Now is the Time,
June 12, 2014
In This Issue
Lobster Claw Heliconia
This heliconia is the perfect way to add a unique and tropical plant to your landscape. They look great poolside or tucked into a shady backyard garden. When they bloom, they are a great conversation piece. The flowers are so unique - they look like lobster's claws. The lush green foliage grows tall enough to create a little privacy if needed.
A shade tree adds value to your home, reduces cooling costs and creates a wonderful area for backyard barbeques and summertime playing. So what are you waiting for? Below are the steps that Kerby's always uses for planting shade, flowering and fruit trees. Follow these steps and you'll have a tree that will give you a lifetime of shade and who knows, maybe some great garden memories.
Step 2: Remove the tree from the pot and loosen the
roots. Large circling roots should be cut, and all
around the root ball, the roots should be teased
out. The goal here is to get as many roots as
possible pointing outwards, so that they will grow
outwards quickly and anchor the tree into the
Step 3: Set the tree in the hole and check the level. This is the time to adjust the height of the root ball. Remember it should be level. At this time (before you put dirt into the hole), rotate the tree so that it is facing the direction you want.
You want to
use a mix so that the new tree will acclimate to the
existing soil. Using a shovel or your hand, work the
soil into all of the pockets around the root ball,
filling as you go. Once the entire area around the
root ball is filled with soil, get the hose out and
use the water to help wash the dirt into any
remaining air pockets (This is also how you really
soak the new root ball). Continue adding
more soil until you have filled the hole up to the level of
the root ball and the soil is nice and firm. Use any remaining soil to form a dirt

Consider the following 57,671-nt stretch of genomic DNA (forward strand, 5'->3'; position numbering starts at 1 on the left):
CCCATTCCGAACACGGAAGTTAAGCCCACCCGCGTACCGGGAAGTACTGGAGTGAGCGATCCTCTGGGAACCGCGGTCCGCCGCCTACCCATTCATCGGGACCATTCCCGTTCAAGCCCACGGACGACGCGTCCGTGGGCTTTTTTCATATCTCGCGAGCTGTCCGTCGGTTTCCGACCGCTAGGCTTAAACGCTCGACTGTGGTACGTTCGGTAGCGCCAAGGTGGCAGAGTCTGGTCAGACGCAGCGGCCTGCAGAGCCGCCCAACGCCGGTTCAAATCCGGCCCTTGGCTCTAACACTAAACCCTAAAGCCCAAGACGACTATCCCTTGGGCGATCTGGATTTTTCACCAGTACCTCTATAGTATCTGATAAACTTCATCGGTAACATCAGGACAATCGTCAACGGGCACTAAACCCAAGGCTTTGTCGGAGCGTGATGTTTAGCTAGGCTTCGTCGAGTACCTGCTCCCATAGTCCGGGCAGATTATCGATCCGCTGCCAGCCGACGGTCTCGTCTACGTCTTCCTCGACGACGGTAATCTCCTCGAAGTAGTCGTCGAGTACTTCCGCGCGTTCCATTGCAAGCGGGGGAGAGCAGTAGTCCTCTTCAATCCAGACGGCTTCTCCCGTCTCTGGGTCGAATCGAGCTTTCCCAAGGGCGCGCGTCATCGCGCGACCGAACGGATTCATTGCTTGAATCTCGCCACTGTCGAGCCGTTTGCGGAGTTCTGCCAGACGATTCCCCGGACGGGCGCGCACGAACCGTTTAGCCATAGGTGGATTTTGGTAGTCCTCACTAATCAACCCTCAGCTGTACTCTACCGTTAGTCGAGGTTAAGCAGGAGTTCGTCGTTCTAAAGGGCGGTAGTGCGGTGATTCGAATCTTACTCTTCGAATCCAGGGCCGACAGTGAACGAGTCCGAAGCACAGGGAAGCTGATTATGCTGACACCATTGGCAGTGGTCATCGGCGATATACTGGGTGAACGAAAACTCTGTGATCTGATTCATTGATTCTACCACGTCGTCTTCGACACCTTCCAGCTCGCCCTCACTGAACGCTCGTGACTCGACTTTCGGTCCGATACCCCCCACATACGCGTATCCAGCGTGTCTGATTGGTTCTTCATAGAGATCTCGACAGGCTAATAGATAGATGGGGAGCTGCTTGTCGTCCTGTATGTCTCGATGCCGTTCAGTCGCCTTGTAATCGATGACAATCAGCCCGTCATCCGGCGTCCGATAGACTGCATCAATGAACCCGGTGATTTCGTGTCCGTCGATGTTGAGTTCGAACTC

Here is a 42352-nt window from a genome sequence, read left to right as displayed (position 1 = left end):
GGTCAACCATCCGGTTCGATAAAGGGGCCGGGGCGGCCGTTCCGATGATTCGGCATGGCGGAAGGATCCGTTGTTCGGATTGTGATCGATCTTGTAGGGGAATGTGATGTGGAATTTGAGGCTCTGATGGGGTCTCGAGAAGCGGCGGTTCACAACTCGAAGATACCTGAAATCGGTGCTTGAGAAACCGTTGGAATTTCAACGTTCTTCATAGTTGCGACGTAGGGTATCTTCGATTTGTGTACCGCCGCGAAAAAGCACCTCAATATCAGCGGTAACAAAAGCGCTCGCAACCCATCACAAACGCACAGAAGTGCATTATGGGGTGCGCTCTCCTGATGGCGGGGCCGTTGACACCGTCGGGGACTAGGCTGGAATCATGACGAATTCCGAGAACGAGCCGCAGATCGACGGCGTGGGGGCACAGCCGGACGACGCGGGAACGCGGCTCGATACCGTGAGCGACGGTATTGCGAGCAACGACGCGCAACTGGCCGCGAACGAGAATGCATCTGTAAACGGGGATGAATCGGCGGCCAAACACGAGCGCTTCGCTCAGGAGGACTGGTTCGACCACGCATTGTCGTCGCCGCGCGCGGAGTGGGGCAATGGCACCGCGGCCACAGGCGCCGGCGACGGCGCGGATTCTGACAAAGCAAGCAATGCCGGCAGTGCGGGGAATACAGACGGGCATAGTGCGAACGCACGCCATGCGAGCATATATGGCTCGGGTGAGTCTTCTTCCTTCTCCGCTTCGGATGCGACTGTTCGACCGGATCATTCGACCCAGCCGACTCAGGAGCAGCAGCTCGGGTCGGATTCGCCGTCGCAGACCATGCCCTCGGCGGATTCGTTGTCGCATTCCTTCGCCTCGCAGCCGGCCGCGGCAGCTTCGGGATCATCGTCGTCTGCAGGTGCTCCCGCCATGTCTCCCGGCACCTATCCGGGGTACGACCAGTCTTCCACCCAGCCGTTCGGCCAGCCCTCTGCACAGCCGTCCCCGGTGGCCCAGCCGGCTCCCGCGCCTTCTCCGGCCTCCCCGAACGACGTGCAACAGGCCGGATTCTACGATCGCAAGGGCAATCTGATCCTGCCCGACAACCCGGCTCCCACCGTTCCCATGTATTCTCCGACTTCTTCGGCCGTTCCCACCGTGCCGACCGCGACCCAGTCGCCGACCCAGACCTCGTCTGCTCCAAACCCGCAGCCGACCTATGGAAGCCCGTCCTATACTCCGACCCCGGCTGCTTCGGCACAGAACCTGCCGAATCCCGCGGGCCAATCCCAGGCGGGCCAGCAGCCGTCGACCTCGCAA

berm around the outside of the root ball. This helps
you water the new tree by holding water over the
root ball and allowing the water to really penetrate
Step 5: Stake the tree. Most small to medium trees just need one strong stake tied to the trunk. Remember you aren't trying to keep the tree from bending and swaying with the wind, you are trying to keep the newly planted rootball secure in the ground, so that the new roots that are growing aren't being constantly disturbed. Make sure that you tie the tree to the stake with grow-tape or Soft-Tie. You want to use something that can grow and stretch with the tree and not cut into the trunk.
Step 6: Apply root stimulator. The acid in root stimulator encourages new roots to grow and really gets trees off to a good start. It also provides some good starting fertilizer. The most important thing for a new tree is to grow a strong root system to anchor it in the ground.
Step 7: Water. Daily for the first month, always in the morning. Fill the berm up 3 or 4 times and let it soak into the ground. You want to soak the entire root ball and then soak a good area around and below the root ball to encourage the roots to grow. Water every other day for the second month and twice a week for the thrid month. After the thrid month, you can usually reduce the watering to one good soaking each week.
So there you have it. The steps that Kerby's follows each time we plant a tree. So pick a tree and get planting. Backyard barbeques and summertime picnics await.
2311 S. Parsons Ave.
Seffner, FL 33584